John Edgar Wideman’s “Our Time” is an indirect narration of his brother, Robby Wideman’s life, and a parallel journey of Wideman through those times. The story is in fractions; presented in the direct point of view by Wideman, his mother and Robby: while at the same time Wideman representing all of them from his point of view. A person is more like a mid-point of a triangle, where environment, family and personality strike at him perpendicularly, while each of them is parallel to a person’s action. Robby was the youngest of his family, the reason for him being the pampered and the unruly child. The family failed to teach Robby the difference between the black people and the white people. During the time, black people were void of any rights. Robby was more like a spring, he was compressed during his youth period and when he was let go, it bounced off over the boundaries.
Wideman, in the very beginning introduces us into a tense situation, while engulfed by his own emotional dilemma. Robby shared his pain and regrets of life for being in jail and the unethical things he had done, while Wideman feels deeply burdened by neglecting Robby and keeping things to himself. Wideman randomly uses sharp turns to change the context of his topics or the voice of the person speaking. His writing causes disruption in the flow of the story. The essay almost has a hint of a rough draft, an excerpt taken from a personal diary. Without introductions of the characters, the reader has to imagine a background for all the events.
Wideman’s life is a big puzzle and his brother Robby, his mother, Garth are the unsolved pieces. He is trying to fix things, things that he had just let slid under him. Wideman introduces Garth’s death, the beginning of despair in Robby’s life. Robby considered Garth as one of his own, someone who was always fail-safe for him. Garth was more like a bolt to Robby, one who would tighten up their group.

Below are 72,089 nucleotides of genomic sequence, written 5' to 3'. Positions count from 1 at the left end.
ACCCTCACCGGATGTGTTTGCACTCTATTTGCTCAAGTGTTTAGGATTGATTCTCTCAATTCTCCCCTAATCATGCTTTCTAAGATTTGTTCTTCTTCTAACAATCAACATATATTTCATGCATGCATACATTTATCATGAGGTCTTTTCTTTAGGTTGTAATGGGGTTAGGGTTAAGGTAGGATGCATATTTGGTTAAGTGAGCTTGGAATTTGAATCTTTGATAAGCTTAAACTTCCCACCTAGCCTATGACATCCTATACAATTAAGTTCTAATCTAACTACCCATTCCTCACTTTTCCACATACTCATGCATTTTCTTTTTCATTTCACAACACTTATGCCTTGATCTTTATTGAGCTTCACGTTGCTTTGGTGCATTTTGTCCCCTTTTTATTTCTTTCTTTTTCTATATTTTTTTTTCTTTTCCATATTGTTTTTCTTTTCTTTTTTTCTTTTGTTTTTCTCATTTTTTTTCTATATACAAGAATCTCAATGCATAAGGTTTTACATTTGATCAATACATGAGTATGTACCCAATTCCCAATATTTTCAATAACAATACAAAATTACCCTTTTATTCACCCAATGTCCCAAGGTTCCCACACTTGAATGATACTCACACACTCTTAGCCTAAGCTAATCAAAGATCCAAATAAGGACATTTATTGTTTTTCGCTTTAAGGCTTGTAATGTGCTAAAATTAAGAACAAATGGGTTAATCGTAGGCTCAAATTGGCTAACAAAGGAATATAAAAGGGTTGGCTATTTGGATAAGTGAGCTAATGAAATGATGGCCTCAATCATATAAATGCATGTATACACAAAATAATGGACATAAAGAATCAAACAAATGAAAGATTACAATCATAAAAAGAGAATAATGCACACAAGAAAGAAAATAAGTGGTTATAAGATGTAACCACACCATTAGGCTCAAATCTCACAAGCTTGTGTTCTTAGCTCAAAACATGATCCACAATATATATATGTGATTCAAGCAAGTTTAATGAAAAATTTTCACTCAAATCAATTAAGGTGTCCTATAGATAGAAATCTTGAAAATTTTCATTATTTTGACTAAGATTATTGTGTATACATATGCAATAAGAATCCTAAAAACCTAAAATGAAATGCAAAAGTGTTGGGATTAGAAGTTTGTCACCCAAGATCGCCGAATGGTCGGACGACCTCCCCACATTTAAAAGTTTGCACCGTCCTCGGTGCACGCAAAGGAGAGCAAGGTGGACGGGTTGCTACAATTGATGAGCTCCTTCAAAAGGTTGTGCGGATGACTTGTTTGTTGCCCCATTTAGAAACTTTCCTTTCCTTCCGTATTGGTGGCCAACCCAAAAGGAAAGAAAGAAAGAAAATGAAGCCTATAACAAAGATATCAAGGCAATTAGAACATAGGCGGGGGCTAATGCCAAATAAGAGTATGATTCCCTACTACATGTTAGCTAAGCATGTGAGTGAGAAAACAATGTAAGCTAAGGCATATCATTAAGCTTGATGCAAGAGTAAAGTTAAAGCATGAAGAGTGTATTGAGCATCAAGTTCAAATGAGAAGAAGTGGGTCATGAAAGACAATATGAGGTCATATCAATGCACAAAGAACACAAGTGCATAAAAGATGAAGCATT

Garth’s death is very important in the story. It introduces us to Wideman’s mother who is important to him and Robby. We are made aware that she was compassionate and understanding, but as the time progressed she did not care much about the biased society nor she was concerned about the same. According to Wideman’s mother, Garth was repeatedly ‘sent back’ from the doctor’s and deprived of proper medical attention. It was very true, the social injustice ruled against the black people and their rights. Wideman provides his viewpoint, “Mom expects the worst now. She’s peeped their hole card. She understands they have a master plan that leaves little to accident, that most of the ugliest things happening to black people are not accidental but the predictable results of the working of the plan. What she learned about authority, about law and order didn’t make sense at first” (668). Over here, ‘their’ represents the biased government system, the white people, the people inclined towards the wealthy. The people who are arguably correct, ignoring the...